Does religion matter when voting for president?

The results of a new poll came out, showing how likely Americans are to vote for presidential candidates based on their religion.

While talking through the findings on radio Tuesday, Glenn couldn't help but notice the earmarks of a phase in American history we're entering into, unlike any other - except maybe a few instances, including after 9/11, during the Civil War and the American Revolution.

Listen.

GLENN: So a new poll out. Who would you vote for president by religion? Stu.

STU: Okay. Catholic. Would you vote for a Catholic as president? 93 percent say yes.

GLENN: Wait a minute. Hang on just a second. This is not who you would vote for. What religion --

STU: Would you vote for an announced out Catholic?

GLENN: An outed Catholic -- I'm outed as a Catholic.

PAT: Well, we already have. That was a long time ago.

GLENN: That was a very big deal. Kennedy.

STU: But the one that has been talked about recently of course with Ben Carson, Donald Trump. Muslim. Would you vote for a Muslim for president? 60 percent say, yes, they would vote for a Muslim for president. Would you vote for an evangelical Christian for president? What would you think that number would be, given those two other numbers. 60 percent for Muslim. Ninety-three for Catholic. What would you say evangelical would be?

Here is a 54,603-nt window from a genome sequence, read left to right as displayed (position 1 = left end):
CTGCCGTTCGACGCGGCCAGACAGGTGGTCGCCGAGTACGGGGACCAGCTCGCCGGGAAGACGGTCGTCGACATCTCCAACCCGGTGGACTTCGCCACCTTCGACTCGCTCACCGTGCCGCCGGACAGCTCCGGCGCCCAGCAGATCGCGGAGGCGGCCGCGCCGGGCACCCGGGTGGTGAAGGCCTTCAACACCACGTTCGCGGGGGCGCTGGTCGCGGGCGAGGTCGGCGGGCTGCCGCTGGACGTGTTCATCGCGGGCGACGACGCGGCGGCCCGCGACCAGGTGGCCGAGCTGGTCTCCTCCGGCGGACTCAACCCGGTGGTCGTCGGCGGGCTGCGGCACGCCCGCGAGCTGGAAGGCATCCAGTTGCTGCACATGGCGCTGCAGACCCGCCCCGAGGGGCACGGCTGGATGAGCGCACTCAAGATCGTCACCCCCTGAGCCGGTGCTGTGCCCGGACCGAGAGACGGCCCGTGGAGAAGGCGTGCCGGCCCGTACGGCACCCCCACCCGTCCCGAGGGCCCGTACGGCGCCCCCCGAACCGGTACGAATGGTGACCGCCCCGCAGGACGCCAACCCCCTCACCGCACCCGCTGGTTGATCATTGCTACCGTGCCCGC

JEFFY: Seventy.

GLENN: Yeah, no, I'm going to say it's 50.

JEFFY: It's a lot less though.

STU: 73 percent.

JEFFY: Oh, okay.

GLENN: Okay.

STU: Mormon. I don't know if it's because Mitt Romney just ran, but 81 percent say Mormon.

PAT: Really?

GLENN: Wow.

STU: So more people would vote for a Mormon for president than an evangelical Christian.

PAT: That's really surprising.